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Real Flower Petal Confetti


In late June or early July, part of the Wyke Manor Estate, nestled in the shadow of Bredon Hill in Worcestershire will be ablaze with the delicate colours of Delphinium blossom as the tall flower spikes come into their own. The sight however is short lived as these fabulous blossoms will need to be hand-picked before their colours fade. Once picked they will go through a unique drying process before being sold as bio-degradable confetti.

The Real Flower Petal Confetti Company was developed by Charles Hudson when two events led him to have a ‘eureka’ moment. Charles had been looking for ways to diversify the 1000acre estate which his family had farmed for over 250 years. Whilst walking past the lych-gate of the Wick village church, he saw the remains of paper confetti blowing on the pavement making an unsightly mess. It is for this reason that many churches and venues ban the use of paper-based confetti and instead of the bride and groom having confetti thrown over them as they walk out of the church, they have to wait until they are beyond church grounds. When Charles subsequently bought his wife a bouquet of flowers which dropped some petals when he got home, his idea of how to use part of their land was born: he would set up a Real Flower Petal Confetti Company.

The idea took further research as he experimented with different types of flowers to see which had the most suitable blossoms which retained their colour when dried. He also had to develop his own process of drying the petals using fresh air and sunshine. Finally, Delphiniums were chosen. The flower heads are ideal, as the blossom retains its shape and colour when dried and the plants are available in a range of colours. Delphiniums also symbolise swiftness, lightness and strong bonds of love, so are a perfect choice for confetti.

The process of replanting the fields in different areas of the estate each year, rotating the flower fields with arable crops, is an intensive process. So is the way the blossoms are picked by hand. However, the final result is a bio-degradable and natural confetti loved by all with couples able to select a bespoke colour mix to suit their wedding theme.

As demand grew for the natural blossom confetti, Charles and his team sourced other petals to add to their range. These included wildflowers, hydrangeas, lavender and rose petals. Roses were particularly significant as they are romantic flowers linked with love, passion and romance.

In 2015 the fields of Delphiniums and Cornflowers were opened for the first time to the public for a few days towards the end of June and early July, when the flowers are in full bloom. Visitors can pre-book their ticket to spend a couple of hours walking around the flowers enjoying the magnificent spectacle they provide. There is a pop-up café, too, allowing people to enjoy cake and tea before they head home or to the shop.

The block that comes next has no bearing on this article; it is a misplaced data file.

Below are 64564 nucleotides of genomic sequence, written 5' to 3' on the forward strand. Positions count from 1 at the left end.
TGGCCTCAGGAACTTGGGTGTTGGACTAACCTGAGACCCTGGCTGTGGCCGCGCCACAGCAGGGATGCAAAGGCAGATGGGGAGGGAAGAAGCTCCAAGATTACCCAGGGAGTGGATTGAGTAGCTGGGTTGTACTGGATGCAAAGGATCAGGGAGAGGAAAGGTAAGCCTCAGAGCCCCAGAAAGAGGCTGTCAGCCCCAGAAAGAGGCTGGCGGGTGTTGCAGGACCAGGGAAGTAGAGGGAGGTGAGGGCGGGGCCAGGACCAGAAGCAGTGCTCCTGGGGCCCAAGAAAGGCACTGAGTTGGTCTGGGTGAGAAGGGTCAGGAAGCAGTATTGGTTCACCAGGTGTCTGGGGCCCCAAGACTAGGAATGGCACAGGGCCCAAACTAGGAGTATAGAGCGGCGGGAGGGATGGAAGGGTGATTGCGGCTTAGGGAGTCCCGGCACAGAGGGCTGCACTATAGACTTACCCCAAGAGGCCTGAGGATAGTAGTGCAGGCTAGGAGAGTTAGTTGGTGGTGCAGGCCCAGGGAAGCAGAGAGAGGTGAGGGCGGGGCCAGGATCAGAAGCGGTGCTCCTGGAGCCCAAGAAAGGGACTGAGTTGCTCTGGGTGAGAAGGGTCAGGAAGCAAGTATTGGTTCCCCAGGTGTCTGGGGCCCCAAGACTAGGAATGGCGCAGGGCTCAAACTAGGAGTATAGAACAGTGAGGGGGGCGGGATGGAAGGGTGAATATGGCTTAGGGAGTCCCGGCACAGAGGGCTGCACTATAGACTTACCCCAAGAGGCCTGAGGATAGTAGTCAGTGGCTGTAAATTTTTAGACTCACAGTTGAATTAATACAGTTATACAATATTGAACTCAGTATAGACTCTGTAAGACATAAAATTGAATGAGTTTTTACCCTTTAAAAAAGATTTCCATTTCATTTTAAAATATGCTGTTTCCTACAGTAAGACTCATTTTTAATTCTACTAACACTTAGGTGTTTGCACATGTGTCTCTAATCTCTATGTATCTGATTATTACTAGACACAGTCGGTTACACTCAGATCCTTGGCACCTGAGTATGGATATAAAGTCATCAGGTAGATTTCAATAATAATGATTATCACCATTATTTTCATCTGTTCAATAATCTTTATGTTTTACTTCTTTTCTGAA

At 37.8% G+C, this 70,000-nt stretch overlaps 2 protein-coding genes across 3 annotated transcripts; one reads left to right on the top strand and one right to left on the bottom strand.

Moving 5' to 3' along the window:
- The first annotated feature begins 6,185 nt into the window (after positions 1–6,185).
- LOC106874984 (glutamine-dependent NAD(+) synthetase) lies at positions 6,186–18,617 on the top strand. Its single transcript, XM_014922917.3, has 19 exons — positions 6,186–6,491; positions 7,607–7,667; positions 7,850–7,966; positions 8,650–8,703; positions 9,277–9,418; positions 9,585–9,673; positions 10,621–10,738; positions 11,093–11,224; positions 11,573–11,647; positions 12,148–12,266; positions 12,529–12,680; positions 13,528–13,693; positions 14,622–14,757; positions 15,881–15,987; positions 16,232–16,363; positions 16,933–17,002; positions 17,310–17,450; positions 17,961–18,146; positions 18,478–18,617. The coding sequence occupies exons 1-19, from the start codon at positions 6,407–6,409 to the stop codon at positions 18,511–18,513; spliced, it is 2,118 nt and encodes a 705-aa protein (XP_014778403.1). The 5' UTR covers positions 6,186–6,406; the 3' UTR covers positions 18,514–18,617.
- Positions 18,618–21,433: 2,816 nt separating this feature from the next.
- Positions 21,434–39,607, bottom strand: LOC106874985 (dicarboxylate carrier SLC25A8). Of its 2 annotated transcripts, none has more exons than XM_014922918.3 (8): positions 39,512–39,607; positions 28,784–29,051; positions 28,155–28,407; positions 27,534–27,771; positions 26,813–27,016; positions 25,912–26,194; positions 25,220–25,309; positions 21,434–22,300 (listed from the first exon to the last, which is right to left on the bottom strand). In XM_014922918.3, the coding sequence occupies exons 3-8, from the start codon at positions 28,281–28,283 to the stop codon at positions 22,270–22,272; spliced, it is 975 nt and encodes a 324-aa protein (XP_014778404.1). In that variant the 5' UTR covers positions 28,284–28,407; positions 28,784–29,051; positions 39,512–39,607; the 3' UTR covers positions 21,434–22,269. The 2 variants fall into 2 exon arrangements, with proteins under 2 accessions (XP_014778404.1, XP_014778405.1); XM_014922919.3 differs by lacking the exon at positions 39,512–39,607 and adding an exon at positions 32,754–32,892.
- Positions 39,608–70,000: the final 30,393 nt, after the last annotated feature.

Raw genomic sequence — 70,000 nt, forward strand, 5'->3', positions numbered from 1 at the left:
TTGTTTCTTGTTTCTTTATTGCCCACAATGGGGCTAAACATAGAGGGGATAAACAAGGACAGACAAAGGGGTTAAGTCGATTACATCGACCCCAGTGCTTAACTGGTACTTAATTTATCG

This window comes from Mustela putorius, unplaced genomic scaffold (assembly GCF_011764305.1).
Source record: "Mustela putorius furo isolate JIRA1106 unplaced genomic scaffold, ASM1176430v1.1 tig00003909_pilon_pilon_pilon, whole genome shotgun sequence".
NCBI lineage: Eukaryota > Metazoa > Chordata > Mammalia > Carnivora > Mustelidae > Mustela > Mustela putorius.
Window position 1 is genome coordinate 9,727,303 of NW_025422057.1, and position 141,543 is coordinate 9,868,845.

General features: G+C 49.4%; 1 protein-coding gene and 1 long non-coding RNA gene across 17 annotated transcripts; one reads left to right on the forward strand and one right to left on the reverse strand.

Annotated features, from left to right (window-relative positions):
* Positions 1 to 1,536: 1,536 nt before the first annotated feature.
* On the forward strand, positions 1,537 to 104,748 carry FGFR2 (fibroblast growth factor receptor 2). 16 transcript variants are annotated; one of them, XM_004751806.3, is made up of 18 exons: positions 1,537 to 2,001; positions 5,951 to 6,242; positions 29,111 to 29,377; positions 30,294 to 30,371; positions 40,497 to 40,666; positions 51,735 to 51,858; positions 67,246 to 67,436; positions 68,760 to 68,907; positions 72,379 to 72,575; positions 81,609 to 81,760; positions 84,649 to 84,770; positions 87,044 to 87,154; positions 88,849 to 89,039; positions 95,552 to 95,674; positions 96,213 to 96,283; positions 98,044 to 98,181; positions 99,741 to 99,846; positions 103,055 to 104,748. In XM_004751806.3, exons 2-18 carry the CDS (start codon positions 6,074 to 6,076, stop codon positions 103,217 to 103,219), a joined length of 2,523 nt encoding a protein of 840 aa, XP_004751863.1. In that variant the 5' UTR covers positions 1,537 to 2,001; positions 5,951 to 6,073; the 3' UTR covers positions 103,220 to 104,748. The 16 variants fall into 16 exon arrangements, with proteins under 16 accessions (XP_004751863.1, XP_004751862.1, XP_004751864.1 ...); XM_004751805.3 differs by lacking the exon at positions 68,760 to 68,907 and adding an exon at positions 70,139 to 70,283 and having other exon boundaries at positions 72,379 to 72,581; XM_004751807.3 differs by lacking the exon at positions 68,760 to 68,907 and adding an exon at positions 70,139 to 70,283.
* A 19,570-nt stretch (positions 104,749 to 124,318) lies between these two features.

When in 2020, it was necessary to replant the flower fields, a 20acre field of sunflowers were added. As they bloom later in the summer, it allowed a second phase of collection. Since the Real Flower Petal Confetti fields were established, a field of over 25acres has been planted to represent the Union Jack, entering the Guinness Book of Records as the world’s largest carpet of flowers.

The tradition of throwing confetti over the bride and groom following their marriage ceremony goes back to medieval times when Italians participating in parades threw various objects, including eggs, mud pellets, pieces of bread, fruit and coins into the gathered crowds. However, in the 1700s candy-coated seeds were used and the word ‘confetti’ is still called ‘coriandoli’ in Italy. The actual word ‘confetti’ is derived from another Italian sweet of sugared almonds, which were handed out as favours at weddings rather than being thrown. In the UK, wedding guests would shower the newlyweds with uncooked rice, wheat or barley as these grains all symbolised fertility. By 1875, the Italians had developed the first paper-based confetti which took the form of small paper discs. This soon became popular in the UK and by 1895 the word ‘confetti’ made it into the Oxford English Dictionary.

If you would like to visit the Real Flower Petal Confetti fields this June and early July, tickets will be available in June from

Entry to the fields is from 10 am until 4pm but you need to book your time slot. Whilst under 5s are admitted free of charge, you cannot bring dogs onto the site. Wyke Manor Estate in the village of Wick (WR10 3PA), is reached from the B4084 Evesham to Pershore Road.


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